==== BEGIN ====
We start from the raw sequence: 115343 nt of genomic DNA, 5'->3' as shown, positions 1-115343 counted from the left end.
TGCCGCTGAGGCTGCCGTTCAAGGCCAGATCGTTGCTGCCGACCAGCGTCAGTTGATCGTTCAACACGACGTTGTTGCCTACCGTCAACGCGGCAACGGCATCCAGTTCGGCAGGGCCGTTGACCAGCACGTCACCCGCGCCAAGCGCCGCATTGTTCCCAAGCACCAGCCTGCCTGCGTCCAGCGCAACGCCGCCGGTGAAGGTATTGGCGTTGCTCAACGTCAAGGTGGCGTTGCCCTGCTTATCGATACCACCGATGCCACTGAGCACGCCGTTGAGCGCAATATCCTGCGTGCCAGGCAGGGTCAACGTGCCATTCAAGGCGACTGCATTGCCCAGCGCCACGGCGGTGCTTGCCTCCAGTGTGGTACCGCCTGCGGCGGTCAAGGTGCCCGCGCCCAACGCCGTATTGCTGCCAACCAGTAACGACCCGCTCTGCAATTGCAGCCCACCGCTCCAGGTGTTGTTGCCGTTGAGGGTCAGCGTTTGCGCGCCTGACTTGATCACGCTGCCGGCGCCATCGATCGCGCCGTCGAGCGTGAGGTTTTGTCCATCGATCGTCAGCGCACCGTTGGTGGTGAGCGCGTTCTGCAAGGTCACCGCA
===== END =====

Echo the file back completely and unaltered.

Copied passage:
We start from the raw sequence: 115343 nt of genomic DNA, 5'->3' as shown, positions 1-115343 counted from the left end.
TGCCGCTGAGGCTGCCGTTCAAGGCCAGATCGTTGCTGCCGACCAGCGTCAGTTGATCGTTCAACACGACGTTGTTGCCTACCGTCAACGCGGCAACGGCATCCAGTTCGGCAGGGCCGTTGACCAGCACGTCACCCGCGCCAAGCGCCGCATTGTTCCCAAGCACCAGCCTGCCTGCGTCCAGCGCAACGCCGCCGGTGAAGGTATTGGCGTTGCTCAACGTCAAGGTGGCGTTGCCCTGCTTATCGATACCACCGATGCCACTGAGCACGCCGTTGAGCGCAATATCCTGCGTGCCAGGCAGGGTCAACGTGCCATTCAAGGCGACTGCATTGCCCAGCGCCACGGCGGTGCTTGCCTCCAGTGTGGTACCGCCTGCGGCGGTCAAGGTGCCCGCGCCCAACGCCGTATTGCTGCCAACCAGTAACGACCCGCTCTGCAATTGCAGCCCACCGCTCCAGGTGTTGTTGCCGTTGAGGGTCAGCGTTTGCGCGCCTGACTTGATCACGCTGCCGGCGCCATCGATCGCGCCGTCGAGCGTGAGGTTTTGTCCATCGATCGTCAGCGCACCGTTGGTGGTGAGCGCGTTCTGCAAGGTCACCGCA